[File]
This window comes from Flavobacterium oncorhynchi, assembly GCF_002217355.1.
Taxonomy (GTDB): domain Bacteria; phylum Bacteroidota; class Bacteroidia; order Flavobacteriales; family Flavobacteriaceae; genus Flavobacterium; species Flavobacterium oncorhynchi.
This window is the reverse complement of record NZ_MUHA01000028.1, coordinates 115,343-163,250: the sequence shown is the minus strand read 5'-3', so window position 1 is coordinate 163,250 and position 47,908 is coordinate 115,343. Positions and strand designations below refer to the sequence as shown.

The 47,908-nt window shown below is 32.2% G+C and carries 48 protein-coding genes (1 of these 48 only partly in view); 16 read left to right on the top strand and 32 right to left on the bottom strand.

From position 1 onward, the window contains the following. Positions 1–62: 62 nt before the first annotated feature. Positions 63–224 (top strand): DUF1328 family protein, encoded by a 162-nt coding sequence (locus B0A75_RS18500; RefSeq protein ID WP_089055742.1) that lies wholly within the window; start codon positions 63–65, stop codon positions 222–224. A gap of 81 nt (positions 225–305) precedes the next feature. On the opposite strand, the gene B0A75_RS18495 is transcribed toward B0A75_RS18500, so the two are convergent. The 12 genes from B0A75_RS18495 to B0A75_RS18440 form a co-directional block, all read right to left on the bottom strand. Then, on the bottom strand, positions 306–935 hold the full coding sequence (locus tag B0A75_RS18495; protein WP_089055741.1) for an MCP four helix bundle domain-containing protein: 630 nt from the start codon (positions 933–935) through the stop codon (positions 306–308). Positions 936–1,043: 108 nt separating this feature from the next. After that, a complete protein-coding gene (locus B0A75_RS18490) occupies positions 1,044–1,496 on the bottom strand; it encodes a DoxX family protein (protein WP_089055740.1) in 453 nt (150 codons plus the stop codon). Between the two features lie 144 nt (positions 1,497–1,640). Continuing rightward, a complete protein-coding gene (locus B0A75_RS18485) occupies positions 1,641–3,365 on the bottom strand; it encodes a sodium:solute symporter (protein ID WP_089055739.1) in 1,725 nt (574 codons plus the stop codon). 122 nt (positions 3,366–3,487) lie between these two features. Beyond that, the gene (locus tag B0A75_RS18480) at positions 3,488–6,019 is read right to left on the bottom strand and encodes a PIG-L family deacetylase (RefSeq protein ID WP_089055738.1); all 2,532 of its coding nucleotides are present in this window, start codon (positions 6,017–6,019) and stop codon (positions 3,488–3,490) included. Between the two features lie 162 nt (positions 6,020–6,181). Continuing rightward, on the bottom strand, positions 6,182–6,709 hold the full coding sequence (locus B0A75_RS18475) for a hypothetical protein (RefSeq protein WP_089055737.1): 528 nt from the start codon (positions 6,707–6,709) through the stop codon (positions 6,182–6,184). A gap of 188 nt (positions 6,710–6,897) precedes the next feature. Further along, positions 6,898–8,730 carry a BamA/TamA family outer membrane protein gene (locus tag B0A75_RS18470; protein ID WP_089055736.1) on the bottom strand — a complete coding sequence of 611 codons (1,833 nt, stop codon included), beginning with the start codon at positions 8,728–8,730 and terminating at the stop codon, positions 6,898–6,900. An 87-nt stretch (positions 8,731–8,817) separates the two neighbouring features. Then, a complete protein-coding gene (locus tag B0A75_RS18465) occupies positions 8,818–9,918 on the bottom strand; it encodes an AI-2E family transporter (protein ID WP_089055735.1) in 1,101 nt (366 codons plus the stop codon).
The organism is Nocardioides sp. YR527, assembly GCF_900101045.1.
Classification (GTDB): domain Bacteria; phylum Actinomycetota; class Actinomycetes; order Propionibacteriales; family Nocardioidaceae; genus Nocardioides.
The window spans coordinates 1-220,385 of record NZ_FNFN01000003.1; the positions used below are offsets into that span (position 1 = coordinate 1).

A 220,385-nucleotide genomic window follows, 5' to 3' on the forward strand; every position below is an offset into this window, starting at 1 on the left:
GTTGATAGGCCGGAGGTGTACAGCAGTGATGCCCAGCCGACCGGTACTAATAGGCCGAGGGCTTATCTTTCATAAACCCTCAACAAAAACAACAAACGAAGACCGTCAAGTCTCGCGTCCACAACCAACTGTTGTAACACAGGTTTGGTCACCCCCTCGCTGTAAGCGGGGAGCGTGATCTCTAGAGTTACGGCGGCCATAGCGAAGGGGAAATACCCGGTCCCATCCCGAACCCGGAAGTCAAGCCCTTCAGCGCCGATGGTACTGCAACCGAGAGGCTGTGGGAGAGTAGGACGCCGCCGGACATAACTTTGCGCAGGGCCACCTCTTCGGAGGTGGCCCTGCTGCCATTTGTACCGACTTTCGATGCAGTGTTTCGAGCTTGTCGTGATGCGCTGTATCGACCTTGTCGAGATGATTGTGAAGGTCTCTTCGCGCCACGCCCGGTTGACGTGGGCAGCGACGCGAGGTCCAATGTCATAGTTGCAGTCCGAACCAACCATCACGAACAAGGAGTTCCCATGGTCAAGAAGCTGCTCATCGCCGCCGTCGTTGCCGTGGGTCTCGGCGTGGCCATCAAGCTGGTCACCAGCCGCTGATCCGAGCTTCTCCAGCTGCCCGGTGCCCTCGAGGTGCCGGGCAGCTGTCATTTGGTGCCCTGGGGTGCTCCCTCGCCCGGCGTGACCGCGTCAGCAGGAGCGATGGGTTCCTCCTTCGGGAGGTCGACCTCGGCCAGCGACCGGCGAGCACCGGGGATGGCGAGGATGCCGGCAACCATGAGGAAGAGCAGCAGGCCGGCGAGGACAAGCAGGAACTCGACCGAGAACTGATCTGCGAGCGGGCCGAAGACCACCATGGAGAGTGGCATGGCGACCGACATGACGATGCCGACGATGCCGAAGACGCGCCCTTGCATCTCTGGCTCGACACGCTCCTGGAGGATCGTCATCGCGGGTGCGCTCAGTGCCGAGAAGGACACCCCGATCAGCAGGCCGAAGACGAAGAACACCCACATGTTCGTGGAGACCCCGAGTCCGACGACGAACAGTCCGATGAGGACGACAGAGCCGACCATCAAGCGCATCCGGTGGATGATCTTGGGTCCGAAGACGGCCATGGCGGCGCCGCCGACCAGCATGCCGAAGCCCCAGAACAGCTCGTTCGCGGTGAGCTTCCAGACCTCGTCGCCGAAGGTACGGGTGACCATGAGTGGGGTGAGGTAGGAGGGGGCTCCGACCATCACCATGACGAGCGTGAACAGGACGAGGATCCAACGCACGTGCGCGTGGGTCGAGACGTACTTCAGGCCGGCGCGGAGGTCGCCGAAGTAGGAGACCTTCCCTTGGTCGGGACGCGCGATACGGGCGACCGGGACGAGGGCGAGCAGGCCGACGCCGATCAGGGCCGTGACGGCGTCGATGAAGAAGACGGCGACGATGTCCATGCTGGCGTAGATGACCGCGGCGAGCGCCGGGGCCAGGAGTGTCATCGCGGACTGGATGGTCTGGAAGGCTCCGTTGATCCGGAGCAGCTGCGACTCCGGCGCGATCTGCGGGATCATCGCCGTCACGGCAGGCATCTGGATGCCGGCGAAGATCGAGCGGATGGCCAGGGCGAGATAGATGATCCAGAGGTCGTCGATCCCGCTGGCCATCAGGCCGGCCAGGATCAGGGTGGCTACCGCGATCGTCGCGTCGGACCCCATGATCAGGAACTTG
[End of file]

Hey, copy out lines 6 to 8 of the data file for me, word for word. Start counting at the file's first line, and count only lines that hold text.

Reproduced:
The organism is Nocardioides sp. YR527, assembly GCF_900101045.1.
Classification (GTDB): domain Bacteria; phylum Actinomycetota; class Actinomycetes; order Propionibacteriales; family Nocardioidaceae; genus Nocardioides.
The window spans coordinates 1-220,385 of record NZ_FNFN01000003.1; the positions used below are offsets into that span (position 1 = coordinate 1).